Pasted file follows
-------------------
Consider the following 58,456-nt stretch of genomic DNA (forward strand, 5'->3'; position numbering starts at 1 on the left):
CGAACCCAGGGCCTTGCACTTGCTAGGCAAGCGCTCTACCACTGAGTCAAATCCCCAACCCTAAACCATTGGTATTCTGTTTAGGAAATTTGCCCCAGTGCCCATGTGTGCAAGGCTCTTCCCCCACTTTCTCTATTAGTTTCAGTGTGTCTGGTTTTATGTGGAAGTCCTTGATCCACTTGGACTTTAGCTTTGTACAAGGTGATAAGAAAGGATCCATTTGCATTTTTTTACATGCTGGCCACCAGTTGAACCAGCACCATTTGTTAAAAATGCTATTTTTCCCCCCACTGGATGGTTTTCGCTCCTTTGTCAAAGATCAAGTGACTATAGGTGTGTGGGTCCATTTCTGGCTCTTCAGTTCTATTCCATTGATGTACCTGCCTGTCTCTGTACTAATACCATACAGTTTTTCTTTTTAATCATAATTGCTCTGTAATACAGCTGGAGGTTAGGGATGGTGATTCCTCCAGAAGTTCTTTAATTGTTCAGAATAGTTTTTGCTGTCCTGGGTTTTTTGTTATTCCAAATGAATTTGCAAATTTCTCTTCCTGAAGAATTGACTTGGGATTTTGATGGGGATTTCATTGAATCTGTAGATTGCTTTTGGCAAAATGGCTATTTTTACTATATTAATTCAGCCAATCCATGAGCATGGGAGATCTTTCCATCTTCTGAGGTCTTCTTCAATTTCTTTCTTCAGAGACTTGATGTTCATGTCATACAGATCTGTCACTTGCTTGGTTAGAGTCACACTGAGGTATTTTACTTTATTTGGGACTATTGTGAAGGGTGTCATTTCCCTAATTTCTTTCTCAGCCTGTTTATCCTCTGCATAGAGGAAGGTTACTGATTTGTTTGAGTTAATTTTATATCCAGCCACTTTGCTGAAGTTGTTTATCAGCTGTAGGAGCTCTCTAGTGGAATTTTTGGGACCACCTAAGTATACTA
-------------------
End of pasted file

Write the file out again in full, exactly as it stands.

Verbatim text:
Consider the following 58,456-nt stretch of genomic DNA (forward strand, 5'->3'; position numbering starts at 1 on the left):
CGAACCCAGGGCCTTGCACTTGCTAGGCAAGCGCTCTACCACTGAGTCAAATCCCCAACCCTAAACCATTGGTATTCTGTTTAGGAAATTTGCCCCAGTGCCCATGTGTGCAAGGCTCTTCCCCCACTTTCTCTATTAGTTTCAGTGTGTCTGGTTTTATGTGGAAGTCCTTGATCCACTTGGACTTTAGCTTTGTACAAGGTGATAAGAAAGGATCCATTTGCATTTTTTTACATGCTGGCCACCAGTTGAACCAGCACCATTTGTTAAAAATGCTATTTTTCCCCCCACTGGATGGTTTTCGCTCCTTTGTCAAAGATCAAGTGACTATAGGTGTGTGGGTCCATTTCTGGCTCTTCAGTTCTATTCCATTGATGTACCTGCCTGTCTCTGTACTAATACCATACAGTTTTTCTTTTTAATCATAATTGCTCTGTAATACAGCTGGAGGTTAGGGATGGTGATTCCTCCAGAAGTTCTTTAATTGTTCAGAATAGTTTTTGCTGTCCTGGGTTTTTTGTTATTCCAAATGAATTTGCAAATTTCTCTTCCTGAAGAATTGACTTGGGATTTTGATGGGGATTTCATTGAATCTGTAGATTGCTTTTGGCAAAATGGCTATTTTTACTATATTAATTCAGCCAATCCATGAGCATGGGAGATCTTTCCATCTTCTGAGGTCTTCTTCAATTTCTTTCTTCAGAGACTTGATGTTCATGTCATACAGATCTGTCACTTGCTTGGTTAGAGTCACACTGAGGTATTTTACTTTATTTGGGACTATTGTGAAGGGTGTCATTTCCCTAATTTCTTTCTCAGCCTGTTTATCCTCTGCATAGAGGAAGGTTACTGATTTGTTTGAGTTAATTTTATATCCAGCCACTTTGCTGAAGTTGTTTATCAGCTGTAGGAGCTCTCTAGTGGAATTTTTGGGACCACCTAAGTATACTA